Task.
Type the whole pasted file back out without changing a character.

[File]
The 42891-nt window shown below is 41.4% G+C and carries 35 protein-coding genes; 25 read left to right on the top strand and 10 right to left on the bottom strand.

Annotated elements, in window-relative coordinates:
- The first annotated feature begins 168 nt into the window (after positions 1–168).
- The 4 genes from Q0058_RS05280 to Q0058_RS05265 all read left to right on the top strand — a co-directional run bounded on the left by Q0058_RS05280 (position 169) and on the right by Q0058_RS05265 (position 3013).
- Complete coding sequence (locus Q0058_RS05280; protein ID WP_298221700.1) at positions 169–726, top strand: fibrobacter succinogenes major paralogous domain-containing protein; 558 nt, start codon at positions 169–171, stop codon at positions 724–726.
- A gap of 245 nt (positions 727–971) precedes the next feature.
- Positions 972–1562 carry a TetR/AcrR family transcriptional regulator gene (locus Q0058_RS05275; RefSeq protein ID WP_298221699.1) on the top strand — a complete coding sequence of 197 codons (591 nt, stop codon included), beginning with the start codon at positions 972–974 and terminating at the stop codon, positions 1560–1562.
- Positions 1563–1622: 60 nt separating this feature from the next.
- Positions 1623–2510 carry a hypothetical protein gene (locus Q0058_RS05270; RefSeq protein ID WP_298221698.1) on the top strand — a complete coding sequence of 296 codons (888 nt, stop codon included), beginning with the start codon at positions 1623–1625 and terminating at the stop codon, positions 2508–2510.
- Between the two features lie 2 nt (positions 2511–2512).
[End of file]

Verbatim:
The 42891-nt window shown below is 41.4% G+C and carries 35 protein-coding genes; 25 read left to right on the top strand and 10 right to left on the bottom strand.

Annotated elements, in window-relative coordinates:
- The first annotated feature begins 168 nt into the window (after positions 1–168).
- The 4 genes from Q0058_RS05280 to Q0058_RS05265 all read left to right on the top strand — a co-directional run bounded on the left by Q0058_RS05280 (position 169) and on the right by Q0058_RS05265 (position 3013).
- Complete coding sequence (locus Q0058_RS05280; protein ID WP_298221700.1) at positions 169–726, top strand: fibrobacter succinogenes major paralogous domain-containing protein; 558 nt, start codon at positions 169–171, stop codon at positions 724–726.
- A gap of 245 nt (positions 727–971) precedes the next feature.
- Positions 972–1562 carry a TetR/AcrR family transcriptional regulator gene (locus Q0058_RS05275; RefSeq protein ID WP_298221699.1) on the top strand — a complete coding sequence of 197 codons (591 nt, stop codon included), beginning with the start codon at positions 972–974 and terminating at the stop codon, positions 1560–1562.
- Positions 1563–1622: 60 nt separating this feature from the next.
- Positions 1623–2510 carry a hypothetical protein gene (locus Q0058_RS05270; RefSeq protein ID WP_298221698.1) on the top strand — a complete coding sequence of 296 codons (888 nt, stop codon included), beginning with the start codon at positions 1623–1625 and terminating at the stop codon, positions 2508–2510.
- Between the two features lie 2 nt (positions 2511–2512).